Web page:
Whilst most cases of severe gastrointestinal dysmotility are idiopathic,5 it is important to screen for recognised secondary systemic causes of myopathy and neuropathy, which in some cases can result in specific treatments targeting the underlying condition. A number of screening tests for secondary causes including viral serology31 and those recommended in the recently published British Society of Gastroenterology (BSG) guidelines on small bowel dysmotility10 are summarised in Box 1.
Box 1 Recommended Screening Tests for Secondary Dysmotility
Recently, there has been an increasing awareness of an association between hypermobile Ehlers-Danlos syndrome (hEDS) and disorders of gut–brain interaction,32,33 particularly in the U.K.5 with these patients representing up to a third of patients seen in tertiary neurogastroenterology clinics often presenting with symptoms of visceral hypersensitivity. These symptoms respond poorly to opioids and anti-emetics such as cyclizine,33,34 which are best avoided in this situation due to the risks of dependency. Whilst associations between hEDS, postural orthostatic tachycardia syndrome and segmental dysmotility affecting different parts of the gastrointestinal tract have been demonstrated,34,35 there is currently no evidence for any specific treatment approaches, or evidence to suggest a greater degree of small bowel dysmotility in this group of patients.10
In the absence of an identified secondary cause, the BSG guidelines have recommended that a definitive diagnosis can only be given when a detailed history, symptoms and investigations including full thickness biopsy histology are indicative of gastro-intestinal dysmotility. If, as is commonly the case, a definitive diagnosis is not possible, making an empirical working diagnosis of “probable severe dysmotility” has been recommended.10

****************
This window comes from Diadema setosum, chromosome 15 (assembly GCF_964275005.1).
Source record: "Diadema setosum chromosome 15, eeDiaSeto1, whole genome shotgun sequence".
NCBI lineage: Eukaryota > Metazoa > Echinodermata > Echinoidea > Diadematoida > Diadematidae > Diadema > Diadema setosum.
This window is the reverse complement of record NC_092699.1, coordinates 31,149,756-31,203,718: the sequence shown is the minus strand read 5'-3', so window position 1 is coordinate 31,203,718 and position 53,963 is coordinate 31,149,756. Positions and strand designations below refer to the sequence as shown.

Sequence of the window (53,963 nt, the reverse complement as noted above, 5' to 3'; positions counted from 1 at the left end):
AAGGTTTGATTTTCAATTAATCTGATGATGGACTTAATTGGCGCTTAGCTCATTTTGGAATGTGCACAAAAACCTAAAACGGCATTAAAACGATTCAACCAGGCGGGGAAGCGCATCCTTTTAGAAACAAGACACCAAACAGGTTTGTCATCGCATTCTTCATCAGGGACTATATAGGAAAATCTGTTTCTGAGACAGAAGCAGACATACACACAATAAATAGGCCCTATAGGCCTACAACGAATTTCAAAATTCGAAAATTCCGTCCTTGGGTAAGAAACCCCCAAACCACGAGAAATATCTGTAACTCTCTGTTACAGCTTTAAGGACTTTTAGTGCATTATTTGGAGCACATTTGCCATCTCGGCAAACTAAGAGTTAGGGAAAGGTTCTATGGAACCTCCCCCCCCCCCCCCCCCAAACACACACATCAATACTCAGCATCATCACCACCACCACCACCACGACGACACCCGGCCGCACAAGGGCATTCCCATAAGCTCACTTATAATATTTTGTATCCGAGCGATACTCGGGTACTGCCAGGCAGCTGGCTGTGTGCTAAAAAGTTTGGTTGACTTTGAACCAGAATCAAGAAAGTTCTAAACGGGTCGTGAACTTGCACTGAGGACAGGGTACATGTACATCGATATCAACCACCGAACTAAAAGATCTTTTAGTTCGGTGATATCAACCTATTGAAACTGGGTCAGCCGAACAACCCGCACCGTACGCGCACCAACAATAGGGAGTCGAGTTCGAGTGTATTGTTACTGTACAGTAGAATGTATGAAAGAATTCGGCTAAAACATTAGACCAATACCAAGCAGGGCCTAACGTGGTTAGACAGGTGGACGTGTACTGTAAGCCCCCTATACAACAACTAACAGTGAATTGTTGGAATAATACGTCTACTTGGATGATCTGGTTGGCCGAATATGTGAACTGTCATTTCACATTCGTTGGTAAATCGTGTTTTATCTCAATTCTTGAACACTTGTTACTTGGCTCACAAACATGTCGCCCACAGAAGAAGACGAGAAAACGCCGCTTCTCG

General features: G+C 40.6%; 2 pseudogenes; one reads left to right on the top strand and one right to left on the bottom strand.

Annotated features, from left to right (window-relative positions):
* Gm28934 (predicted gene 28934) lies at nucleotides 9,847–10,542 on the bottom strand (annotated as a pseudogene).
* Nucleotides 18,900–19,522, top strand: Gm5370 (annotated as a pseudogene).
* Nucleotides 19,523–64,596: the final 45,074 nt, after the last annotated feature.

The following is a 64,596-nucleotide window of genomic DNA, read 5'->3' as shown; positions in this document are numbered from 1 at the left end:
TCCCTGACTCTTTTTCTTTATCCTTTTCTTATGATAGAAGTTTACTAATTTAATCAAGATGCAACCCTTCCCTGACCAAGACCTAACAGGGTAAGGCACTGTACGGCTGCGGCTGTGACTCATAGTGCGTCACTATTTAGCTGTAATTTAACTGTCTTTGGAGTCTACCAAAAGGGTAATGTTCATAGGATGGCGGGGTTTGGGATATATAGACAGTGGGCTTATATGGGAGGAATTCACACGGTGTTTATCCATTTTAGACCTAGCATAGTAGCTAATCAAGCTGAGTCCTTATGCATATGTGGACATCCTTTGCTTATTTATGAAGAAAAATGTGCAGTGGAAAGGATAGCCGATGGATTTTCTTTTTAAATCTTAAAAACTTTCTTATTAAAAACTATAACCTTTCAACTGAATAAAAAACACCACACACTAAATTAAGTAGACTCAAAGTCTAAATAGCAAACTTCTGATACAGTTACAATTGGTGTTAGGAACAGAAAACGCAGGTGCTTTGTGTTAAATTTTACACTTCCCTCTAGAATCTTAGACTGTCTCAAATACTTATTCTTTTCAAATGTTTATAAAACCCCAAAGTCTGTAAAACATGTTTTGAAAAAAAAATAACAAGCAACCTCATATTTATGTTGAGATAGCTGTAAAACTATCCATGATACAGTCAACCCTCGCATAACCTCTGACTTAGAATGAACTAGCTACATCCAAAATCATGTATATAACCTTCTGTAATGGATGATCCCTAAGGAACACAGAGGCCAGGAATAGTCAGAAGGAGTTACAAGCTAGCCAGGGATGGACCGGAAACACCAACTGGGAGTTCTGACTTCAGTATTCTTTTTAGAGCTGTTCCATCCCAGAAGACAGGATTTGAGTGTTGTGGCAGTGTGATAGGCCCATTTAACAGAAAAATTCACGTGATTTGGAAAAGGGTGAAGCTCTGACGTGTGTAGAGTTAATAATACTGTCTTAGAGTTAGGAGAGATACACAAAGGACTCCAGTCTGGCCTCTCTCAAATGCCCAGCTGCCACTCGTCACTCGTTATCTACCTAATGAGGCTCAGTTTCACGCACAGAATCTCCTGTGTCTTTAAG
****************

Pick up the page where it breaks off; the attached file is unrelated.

In cases of suspected severe gastrointestinal dysmotility, a variety of segmental motility investigations can be helpful in evaluating for evidence of pan-enteric involvement. CIPO, for example, has been shown to affect other parts of the gastrointestinal tract other than the small intestine in up to 90% of cases.36 Thus, a variety of segmental motility tests are often requested, the most popular of which include gastric emptying scintigraphy, x-ray colonic transit tests, and oesophageal manometry.5 A role for combined gastric and small bowel scintigraphy has recently been suggested in patients with foregut/dyspeptic symptoms,37 but the utility of this approach in patients with severe gastrointestinal dysmotility is unclear and would require further study in this specific population.
Based upon the evidence summarised above, and the various difficulties highlighted with different investigation modalities, until better diagnostic methods are available, a pragmatic approach is typically beneficial in diagnosing severe gastrointestinal dysmotility. It has been suggested that this should take into consideration the patient’s symptom profile, objective evidence of abnormal motility in >1 region on segmental investigations, or abnormal GI neuromuscular histopathology (when available), with evidence of small bowel involvement, either abnormal ADM, abnormal small bowel transit test or intolerance of small bowel feeding (Figure 1).3,16 Intolerance of small bowel feeding, whilst subjective, and potentially influenced by other factors, can be a useful pragmatic surrogate for small bowel function.
Figure 1 An updated evidence-based algorithm for the pragmatic approach to diagnosing and managing severe gastrointestinal dysmotility Notes: Adapted from Paine P, McLaughlin J, Lal S. Review article: the assessment and management of chronic severe gastrointestinal dysmotility in adults. Aliment Pharmacol Ther. 2013;38(10):1209-1229.3 © 2013 John Wiley & Sons Ltd.
Current Approaches to the Management of Severe Gastrointestinal Dysmotility
Pharmacological treatment of primary severe gastrointestinal dysmotility is usually directed at the patient’s specific symptoms, with as few drugs as possible and avoiding high doses of opioids. The recent BSG guidelines recommended tthatwhere there is an identified secondary cause, treatment can be directed at the underlying condition (eg connective tissue diseases, enteric myositis, neoplastic disease or myotonic dystrophy).10 As discussed earlier, clinicians mostly report that full thickness histopathology results rarely change management.5 However, when histopathology results detect an inflammatory neuromuscular infiltrate, immunosuppressive therapy can be considered as a targeted therapeutic option in an attempt to reverse the situation.38–41 In practice, this is often ineffective, presumably due to the long-term effects of the immune mediated insult on the regulatory cells of the enteric nervous system, interstitial cells of Cajal and smooth muscle.18